This study examines the political ambitions and influences of the Balliol dynasty in the thirteenth and fourteenth centuries in Scotland, England and France. The generally accepted opinion in previous historiography was that John II, King of Scots from 1292 to 1296, and Edward Balliol were politically weak men and unsuccessful kings. In a reassessment of the patriarch of the family, the Balliols are revealed as committed English lords and loyal servants of the kings of England, underlining how the family has been unfairly judged for centuries by both chroniclers and historians, who have assessed them as Scottish kings rather than as English lords.Despite the forfeiture of the Balliol estates in England and Scotland in 1926, John II and Edward retained close relationships with the successive English kings and used these connections to fuel their political ambitions. Their kingships illustrate their desires to recover some influence in English politics which the family had enjoyed in the mid-thirteenth century. This re-evaluation of the Balliols highlights their relationship with the English crown.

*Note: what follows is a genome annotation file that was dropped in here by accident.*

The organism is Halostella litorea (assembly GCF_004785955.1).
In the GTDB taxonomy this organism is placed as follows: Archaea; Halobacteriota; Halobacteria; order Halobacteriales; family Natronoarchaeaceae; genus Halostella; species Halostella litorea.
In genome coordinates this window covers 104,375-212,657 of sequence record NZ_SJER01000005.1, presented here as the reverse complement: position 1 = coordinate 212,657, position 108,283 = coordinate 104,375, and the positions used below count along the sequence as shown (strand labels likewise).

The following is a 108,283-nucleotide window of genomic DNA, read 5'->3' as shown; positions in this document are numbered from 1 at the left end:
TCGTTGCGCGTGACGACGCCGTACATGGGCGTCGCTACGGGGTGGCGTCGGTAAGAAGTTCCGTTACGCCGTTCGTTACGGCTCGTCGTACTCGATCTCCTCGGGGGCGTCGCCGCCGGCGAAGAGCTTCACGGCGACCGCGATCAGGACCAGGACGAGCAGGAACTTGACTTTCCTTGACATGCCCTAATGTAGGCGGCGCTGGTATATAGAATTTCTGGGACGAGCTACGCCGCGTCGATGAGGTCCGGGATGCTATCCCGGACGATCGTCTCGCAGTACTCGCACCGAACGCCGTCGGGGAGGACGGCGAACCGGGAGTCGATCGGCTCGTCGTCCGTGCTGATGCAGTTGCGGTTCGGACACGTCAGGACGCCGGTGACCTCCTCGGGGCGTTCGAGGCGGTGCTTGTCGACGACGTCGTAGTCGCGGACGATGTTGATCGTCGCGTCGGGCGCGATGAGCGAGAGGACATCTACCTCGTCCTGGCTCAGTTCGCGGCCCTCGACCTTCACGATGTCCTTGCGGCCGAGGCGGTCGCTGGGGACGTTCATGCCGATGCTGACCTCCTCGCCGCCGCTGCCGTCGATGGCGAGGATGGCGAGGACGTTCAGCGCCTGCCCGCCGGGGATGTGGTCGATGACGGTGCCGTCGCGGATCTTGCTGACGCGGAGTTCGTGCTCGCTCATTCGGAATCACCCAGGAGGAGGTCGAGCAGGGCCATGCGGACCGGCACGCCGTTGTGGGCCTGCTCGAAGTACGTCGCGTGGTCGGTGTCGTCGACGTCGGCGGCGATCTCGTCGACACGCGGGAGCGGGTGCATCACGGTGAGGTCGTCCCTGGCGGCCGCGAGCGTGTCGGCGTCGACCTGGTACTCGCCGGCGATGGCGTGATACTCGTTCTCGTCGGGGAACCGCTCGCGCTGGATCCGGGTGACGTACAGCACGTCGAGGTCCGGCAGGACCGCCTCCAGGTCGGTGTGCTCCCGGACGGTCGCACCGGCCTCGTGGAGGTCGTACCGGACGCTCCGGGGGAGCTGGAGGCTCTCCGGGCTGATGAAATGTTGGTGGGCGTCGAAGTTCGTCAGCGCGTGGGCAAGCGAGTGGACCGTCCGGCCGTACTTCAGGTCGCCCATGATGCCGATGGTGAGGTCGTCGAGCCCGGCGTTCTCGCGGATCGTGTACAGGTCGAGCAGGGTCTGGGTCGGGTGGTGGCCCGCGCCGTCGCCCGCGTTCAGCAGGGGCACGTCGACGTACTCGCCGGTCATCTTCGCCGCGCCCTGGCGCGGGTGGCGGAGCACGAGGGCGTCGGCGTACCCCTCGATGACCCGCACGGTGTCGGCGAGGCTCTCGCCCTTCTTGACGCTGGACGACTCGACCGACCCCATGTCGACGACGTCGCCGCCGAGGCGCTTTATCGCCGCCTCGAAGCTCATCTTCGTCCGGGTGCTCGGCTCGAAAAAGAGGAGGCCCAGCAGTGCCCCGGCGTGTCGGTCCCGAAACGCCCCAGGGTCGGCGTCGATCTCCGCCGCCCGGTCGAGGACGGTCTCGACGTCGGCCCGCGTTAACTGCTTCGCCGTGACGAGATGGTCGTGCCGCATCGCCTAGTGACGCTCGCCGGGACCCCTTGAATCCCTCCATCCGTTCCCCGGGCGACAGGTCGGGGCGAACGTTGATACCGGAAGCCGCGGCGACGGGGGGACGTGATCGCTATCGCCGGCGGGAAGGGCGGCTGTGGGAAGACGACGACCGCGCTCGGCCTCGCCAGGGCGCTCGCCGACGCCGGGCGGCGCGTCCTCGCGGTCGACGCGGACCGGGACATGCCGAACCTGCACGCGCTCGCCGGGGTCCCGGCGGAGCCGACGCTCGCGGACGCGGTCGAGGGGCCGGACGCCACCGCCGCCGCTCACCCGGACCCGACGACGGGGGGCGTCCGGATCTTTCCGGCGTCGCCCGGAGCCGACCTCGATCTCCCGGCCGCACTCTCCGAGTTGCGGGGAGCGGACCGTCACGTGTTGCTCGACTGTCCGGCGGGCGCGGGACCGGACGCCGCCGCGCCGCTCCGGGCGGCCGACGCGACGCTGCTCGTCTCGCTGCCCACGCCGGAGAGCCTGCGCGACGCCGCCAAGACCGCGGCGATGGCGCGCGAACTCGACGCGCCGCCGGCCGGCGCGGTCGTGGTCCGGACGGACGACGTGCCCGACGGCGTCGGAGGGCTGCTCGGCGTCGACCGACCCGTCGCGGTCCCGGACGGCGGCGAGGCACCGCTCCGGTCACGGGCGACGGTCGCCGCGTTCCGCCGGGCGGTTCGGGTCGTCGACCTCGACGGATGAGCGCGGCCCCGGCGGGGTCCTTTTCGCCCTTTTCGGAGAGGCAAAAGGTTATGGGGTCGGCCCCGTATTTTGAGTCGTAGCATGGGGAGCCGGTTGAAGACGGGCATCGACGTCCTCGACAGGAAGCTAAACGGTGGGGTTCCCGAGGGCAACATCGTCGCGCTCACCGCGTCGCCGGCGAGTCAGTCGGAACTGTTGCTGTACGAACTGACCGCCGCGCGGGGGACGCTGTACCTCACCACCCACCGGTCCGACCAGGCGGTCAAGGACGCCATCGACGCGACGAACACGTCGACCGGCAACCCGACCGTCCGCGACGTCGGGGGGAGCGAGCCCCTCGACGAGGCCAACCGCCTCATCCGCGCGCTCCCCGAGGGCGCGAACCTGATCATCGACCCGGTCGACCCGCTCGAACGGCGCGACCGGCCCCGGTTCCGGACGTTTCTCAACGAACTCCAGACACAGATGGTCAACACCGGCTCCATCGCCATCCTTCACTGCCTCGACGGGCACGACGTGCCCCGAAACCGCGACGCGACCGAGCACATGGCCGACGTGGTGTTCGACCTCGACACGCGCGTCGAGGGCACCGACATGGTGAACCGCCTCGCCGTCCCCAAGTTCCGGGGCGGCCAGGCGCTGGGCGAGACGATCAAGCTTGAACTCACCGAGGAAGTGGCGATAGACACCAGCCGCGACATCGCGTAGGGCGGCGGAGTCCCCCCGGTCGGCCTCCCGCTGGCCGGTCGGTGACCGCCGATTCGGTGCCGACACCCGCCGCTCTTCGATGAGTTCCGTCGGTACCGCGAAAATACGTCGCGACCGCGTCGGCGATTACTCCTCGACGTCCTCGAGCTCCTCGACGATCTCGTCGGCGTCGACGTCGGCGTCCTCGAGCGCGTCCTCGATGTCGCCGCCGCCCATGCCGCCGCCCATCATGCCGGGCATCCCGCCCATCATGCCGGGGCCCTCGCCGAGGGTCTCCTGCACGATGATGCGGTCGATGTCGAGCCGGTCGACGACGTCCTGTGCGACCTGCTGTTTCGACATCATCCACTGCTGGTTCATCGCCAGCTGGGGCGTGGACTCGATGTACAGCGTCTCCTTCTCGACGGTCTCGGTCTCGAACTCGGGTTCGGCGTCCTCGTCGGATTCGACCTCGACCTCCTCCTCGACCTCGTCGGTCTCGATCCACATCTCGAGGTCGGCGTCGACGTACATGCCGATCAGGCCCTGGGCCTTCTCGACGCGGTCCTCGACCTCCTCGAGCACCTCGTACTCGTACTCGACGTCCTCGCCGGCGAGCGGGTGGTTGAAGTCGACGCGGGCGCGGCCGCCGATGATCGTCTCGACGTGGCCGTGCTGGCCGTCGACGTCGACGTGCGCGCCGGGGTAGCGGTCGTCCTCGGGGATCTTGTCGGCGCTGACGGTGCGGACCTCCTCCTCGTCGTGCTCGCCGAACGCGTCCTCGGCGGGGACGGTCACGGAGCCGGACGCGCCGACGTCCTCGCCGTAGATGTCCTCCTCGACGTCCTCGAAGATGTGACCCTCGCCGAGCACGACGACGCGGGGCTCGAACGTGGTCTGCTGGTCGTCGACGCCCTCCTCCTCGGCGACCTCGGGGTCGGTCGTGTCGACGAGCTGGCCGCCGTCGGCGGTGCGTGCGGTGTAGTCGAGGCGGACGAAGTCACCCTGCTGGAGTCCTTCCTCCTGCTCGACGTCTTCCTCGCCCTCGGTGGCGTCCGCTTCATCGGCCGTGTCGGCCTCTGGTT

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(234mm x 156mm x 33mm)
John Donald Short Run Press
Publisher: John Donald Publishers Ltd
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Author Biography - Amanda Beam
Amanda Beam was born in Fort Smith, Arkansas. She graduated from the University of Arkansas in 2001 and completed her PhD at the University of Stirling in 2005. She is currently a research assistant in the Department of History at the University of Glasgow.